A big part of operating in today's supply chain is being able to trust the many different companies you rely on to send and receive products on a daily basis. Just as important, a big part of that trust is being able to communicate effectively with those partners going forward, so no one is ever left in the dark about what's going on.
However, the effort to improve communications throughout the supply chain often starts internally, according to The Packer. Typically, businesses of many different sizes simply don't have enough insight into what their employees are doing on a day-to-day basis and may therefore find themselves not being on the same page if they're not tracking as much as they can internally, from employee movements to inventory and beyond.
"Many of our customers struggle to keep everyone on the same page in the yard, the office and at the docks, which holds back productivity," Tim Kubly, business development manager at the employee tracking tech firm Dok-Vu told the site. "But fundamental change in communication processes can also be challenging."
Taking the next step
Once you have a better idea of your internal communication needs, you can begin sharing the key details with your supply chain partners, while simultaneously asking them to do the same for you, according to the Oxford College of Procurement & Supply. It's critical, however, to know whose information is important to receive, and whose doesn't necessarily need to be prioritized. When you identify the most important stakeholders and get them more involved, you're far more likely to find success in bolstering your supply chain.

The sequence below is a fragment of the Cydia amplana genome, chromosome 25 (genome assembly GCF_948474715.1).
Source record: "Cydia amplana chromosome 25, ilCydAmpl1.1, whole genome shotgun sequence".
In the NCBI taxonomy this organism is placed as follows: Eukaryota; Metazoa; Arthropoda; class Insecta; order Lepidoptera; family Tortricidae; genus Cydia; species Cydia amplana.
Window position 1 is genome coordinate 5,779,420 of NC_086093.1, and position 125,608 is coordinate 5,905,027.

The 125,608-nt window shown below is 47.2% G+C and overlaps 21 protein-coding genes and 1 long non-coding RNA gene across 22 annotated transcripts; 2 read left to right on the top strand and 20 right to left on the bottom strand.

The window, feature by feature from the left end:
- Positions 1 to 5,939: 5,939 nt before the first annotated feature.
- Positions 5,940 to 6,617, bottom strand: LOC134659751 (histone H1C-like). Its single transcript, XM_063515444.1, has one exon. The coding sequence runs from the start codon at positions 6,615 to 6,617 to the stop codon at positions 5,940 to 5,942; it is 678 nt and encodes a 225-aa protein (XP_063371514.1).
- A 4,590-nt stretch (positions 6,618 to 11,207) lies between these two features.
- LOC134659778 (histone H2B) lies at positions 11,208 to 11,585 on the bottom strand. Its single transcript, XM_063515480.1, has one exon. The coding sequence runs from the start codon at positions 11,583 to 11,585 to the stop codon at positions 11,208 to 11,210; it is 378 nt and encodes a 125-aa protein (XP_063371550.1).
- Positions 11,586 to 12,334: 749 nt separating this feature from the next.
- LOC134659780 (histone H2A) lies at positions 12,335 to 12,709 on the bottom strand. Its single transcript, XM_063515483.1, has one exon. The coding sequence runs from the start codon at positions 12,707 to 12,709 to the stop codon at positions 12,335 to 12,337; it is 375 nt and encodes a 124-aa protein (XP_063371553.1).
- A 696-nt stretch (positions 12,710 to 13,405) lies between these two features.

There's no reason constructive feedback can't flow from all sides to make sure companies are doing their best to provide transparency and security at each step of the supply chain, the report said. The more you can do to get your ducks in a row, the better off you will be when it comes to helping your partners do the same.
Perhaps the best way to go about these efforts is by making sure to put a communications plan in writing so all involved know what's expected of them, whether they're the head of one of your partner companies or an in-house entry-level employee, according to River Logic. These are issues that can all be updated and amended as time goes on and the needs of your organization (or those of your partners) evolve. But having something to refer back to as needed will help ensure your wires don't get crossed.
Just like any other chain, a supply chain is only as strong as its weakest link, and you certainly don't want that link to be under your roof. Getting your own operations in order before turning your attentions elsewhere is a must.